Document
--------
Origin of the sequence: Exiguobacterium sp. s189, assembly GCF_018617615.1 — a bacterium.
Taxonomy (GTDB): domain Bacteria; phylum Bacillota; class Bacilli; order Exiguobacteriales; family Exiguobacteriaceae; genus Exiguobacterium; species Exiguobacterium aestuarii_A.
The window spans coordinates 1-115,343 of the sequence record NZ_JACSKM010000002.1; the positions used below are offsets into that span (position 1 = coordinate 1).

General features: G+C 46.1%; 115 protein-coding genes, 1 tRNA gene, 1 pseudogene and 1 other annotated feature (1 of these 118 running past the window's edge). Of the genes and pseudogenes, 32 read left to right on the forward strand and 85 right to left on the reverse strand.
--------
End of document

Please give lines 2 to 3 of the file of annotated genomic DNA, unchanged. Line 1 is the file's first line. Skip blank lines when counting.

Taxonomy (GTDB): domain Bacteria; phylum Bacillota; class Bacilli; order Exiguobacteriales; family Exiguobacteriaceae; genus Exiguobacterium; species Exiguobacterium aestuarii_A.
The window spans coordinates 1-115,343 of the sequence record NZ_JACSKM010000002.1; the positions used below are offsets into that span (position 1 = coordinate 1).